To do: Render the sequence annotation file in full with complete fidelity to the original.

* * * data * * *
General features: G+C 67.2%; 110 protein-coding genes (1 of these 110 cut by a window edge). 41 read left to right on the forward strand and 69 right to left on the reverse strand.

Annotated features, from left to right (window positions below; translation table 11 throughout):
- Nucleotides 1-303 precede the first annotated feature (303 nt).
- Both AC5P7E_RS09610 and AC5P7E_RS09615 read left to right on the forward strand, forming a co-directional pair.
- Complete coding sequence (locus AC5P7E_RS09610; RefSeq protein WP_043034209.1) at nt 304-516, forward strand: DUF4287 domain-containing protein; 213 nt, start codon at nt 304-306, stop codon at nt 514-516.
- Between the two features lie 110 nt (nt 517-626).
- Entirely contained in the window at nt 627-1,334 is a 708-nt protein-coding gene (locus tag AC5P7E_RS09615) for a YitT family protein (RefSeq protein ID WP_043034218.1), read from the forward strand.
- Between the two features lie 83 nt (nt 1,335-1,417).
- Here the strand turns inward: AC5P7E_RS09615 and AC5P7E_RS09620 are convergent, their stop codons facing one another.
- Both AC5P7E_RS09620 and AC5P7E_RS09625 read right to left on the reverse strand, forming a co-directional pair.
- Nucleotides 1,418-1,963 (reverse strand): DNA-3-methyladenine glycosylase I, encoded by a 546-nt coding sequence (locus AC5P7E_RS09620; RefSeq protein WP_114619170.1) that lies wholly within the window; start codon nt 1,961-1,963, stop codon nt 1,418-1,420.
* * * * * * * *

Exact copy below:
General features: G+C 67.2%; 110 protein-coding genes (1 of these 110 cut by a window edge). 41 read left to right on the forward strand and 69 right to left on the reverse strand.

Annotated features, from left to right (window positions below; translation table 11 throughout):
- Nucleotides 1-303 precede the first annotated feature (303 nt).
- Both AC5P7E_RS09610 and AC5P7E_RS09615 read left to right on the forward strand, forming a co-directional pair.
- Complete coding sequence (locus AC5P7E_RS09610; RefSeq protein WP_043034209.1) at nt 304-516, forward strand: DUF4287 domain-containing protein; 213 nt, start codon at nt 304-306, stop codon at nt 514-516.
- Between the two features lie 110 nt (nt 517-626).
- Entirely contained in the window at nt 627-1,334 is a 708-nt protein-coding gene (locus tag AC5P7E_RS09615) for a YitT family protein (RefSeq protein ID WP_043034218.1), read from the forward strand.
- Between the two features lie 83 nt (nt 1,335-1,417).
- Here the strand turns inward: AC5P7E_RS09615 and AC5P7E_RS09620 are convergent, their stop codons facing one another.
- Both AC5P7E_RS09620 and AC5P7E_RS09625 read right to left on the reverse strand, forming a co-directional pair.
- Nucleotides 1,418-1,963 (reverse strand): DNA-3-methyladenine glycosylase I, encoded by a 546-nt coding sequence (locus AC5P7E_RS09620; RefSeq protein WP_114619170.1) that lies wholly within the window; start codon nt 1,961-1,963, stop codon nt 1,418-1,420.